i went to correction, a weblog i've pointed out in these pages before, and read the whole piece. you should check it out, whether you agree w/ it or not. i left a little comment, which i quote here b/c i'm tired and can't think straight enough to pen a cogent response right now: "i'm a recovering fundamentalist and practicing episcopalian, and i think you should give n. t. wright a second look. while far too many western, modernistic christians argue tooth and nail for inerrancy and historicity of all scripture, i think we err if we completely eschew the christ of history (who did, in fact, exist) and slide into some sort of neo-orthodoxy and embrace a 'christ of faith . . . .' there are theologians (or historians, as wright would label himself) who do still look for the christ of history and believe that to be the chief end of their lives (academically, if not devotionally)."

    i'm referring in that comment to wright's who was jesus, a short but fairly comprehensive and very accessible look @ the quests for the historical jesus. wright points out the flaws in the quests' methodology, but he comes down firmly in the camp of those of us who believe that it's absolutely essential to keep looking for jesus in history, not just "in our hearts" or ______ (insert preferred mystical or neo-orthodox phrase here). i guess what i want to say this easter evening is that seth is asking the right questions. matt is thinking and writing well. but, ultimately, i can't come to their conclusions w/o jettisoning too much reason (such as i have, mind you) for comfort. something about matt's conclusions rings too post-modern-y in my ears and smacks of the enlightenment project's progeny of decontextualism and "scripture study as literary criticism." no, we should not (repeat, not) read the bible as a history book. its authors didn't mean to write that way (as far as i know), and the bible doesn't hold up well under those constraints. but practically equating scripture and love poems, historical novels or simple fiction can't be the answer. tonight, i can't tell you what the answer is, and i may never be able to do so to the satisfaction of matt, seth or anyone else out there (i hold out hope that my wife, who reluctantly reads my blog now and again out of obligation or pity -- she's so sweet -- can go along w/ me on this), but if you want to know where i think i'm headed, read wright's book b/c i'm fairly sure that his conclusion is in the neighborhood of mine own once i can stumble into one. no doubt i would have written wright's book myself given enough time (an infinite number of monkeys on an infinite number of typewriters, you know), it's just that wright got there first b/c he's infinitely smarter and a better writer than me. until next time, i'll leave you w/ the exhortation i gave matt (and seth): keep reading, keep thinking and keep asking questions. but don't stop believeing that there are, in fact, answers.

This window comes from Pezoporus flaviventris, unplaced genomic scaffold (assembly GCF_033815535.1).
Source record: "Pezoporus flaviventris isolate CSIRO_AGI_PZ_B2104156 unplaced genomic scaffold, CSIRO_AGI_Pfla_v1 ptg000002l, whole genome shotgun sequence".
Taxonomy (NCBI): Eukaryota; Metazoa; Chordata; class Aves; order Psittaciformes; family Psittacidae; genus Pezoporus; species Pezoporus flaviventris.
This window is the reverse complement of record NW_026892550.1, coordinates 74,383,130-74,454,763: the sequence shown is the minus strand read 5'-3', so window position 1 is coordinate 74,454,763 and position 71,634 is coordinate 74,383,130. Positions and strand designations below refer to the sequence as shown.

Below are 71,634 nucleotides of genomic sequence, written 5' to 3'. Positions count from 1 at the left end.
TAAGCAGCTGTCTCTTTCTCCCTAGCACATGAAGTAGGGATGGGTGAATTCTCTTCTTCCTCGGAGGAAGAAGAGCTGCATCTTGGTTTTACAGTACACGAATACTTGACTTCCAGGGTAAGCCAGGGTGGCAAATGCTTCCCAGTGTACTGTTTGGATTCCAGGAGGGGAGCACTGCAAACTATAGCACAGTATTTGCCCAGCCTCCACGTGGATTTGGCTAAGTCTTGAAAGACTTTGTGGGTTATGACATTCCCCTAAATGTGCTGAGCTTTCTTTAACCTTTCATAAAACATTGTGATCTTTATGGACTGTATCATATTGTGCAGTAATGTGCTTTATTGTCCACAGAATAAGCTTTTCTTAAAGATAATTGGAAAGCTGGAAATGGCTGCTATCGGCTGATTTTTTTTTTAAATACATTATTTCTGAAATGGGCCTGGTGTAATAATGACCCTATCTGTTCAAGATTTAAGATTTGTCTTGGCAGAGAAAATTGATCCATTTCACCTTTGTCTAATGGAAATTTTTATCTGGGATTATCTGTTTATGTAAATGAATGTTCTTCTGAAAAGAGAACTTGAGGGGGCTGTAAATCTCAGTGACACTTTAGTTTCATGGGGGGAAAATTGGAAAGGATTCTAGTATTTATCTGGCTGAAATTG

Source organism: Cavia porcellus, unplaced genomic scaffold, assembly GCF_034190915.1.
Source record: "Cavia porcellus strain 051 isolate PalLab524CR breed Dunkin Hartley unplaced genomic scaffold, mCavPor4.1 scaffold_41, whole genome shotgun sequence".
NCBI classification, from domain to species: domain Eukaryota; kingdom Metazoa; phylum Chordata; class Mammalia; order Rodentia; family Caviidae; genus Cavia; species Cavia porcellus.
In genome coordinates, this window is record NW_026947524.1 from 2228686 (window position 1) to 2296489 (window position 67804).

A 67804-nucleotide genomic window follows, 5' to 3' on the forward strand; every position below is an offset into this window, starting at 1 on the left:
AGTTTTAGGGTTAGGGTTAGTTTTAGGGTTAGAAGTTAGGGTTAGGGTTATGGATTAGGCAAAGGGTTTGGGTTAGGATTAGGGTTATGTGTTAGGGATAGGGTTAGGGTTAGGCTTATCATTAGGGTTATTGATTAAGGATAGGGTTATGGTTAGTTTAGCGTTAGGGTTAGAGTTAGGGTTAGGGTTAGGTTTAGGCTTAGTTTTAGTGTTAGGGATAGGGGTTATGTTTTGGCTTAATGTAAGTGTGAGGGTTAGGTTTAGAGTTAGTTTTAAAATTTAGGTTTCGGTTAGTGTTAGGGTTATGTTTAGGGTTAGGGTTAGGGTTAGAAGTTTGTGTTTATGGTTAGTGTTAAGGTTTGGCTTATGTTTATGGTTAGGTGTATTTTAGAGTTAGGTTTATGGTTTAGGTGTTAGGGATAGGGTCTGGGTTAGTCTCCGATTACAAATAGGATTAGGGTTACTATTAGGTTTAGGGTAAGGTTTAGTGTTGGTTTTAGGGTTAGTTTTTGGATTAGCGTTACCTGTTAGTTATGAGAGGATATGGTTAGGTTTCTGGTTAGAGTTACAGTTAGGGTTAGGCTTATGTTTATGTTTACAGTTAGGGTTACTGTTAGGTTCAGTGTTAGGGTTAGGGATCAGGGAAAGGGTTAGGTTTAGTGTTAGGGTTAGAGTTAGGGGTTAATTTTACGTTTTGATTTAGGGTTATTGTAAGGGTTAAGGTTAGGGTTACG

david (el sexy) ortiz

    his walk-off 2-run shot in the bottom of the 12th almost makes up for the fact that my entire family slept through easter sunday mass! now if the b's can make it 3-in-a-row over the habs, my day will be complete (er . . . except for the whole mass thing).

    . . . he is risen, indeed!

    You that have kept the fast, and you that have not,
    rejoice today for the Table is richly laden!
    Feast royally on it, the calf is a fatted one.
    Let no one go away hungry. Partake, all, of the cup of faith.
    Enjoy all the riches of His goodness!

    (from the easter sermon of st. john chrysostom, pastor of constantinople (ca. 400 a.d.))


    sabbatum sanctum

    on this holy saturday, food for thought from the cathedral church of the advent:

    "Even when we have set the tragedy of the garden and the arrest at its blackest, its bitterest and its starkest, one indelible impression remains; and that is that in it and through it Jesus was always completely in control. He was never the helpless victim [but rather] the willing sacrifice of one who of his own free will laid down his life for his friends.”
    - William Barclay, The Mind of Jesus


    stations of the cross

    if you're stuck in an office or @ home, you can still walk the stations this good friday

    wait for it . . .

    the countdown continues

    "good-friday, 1613, riding westward"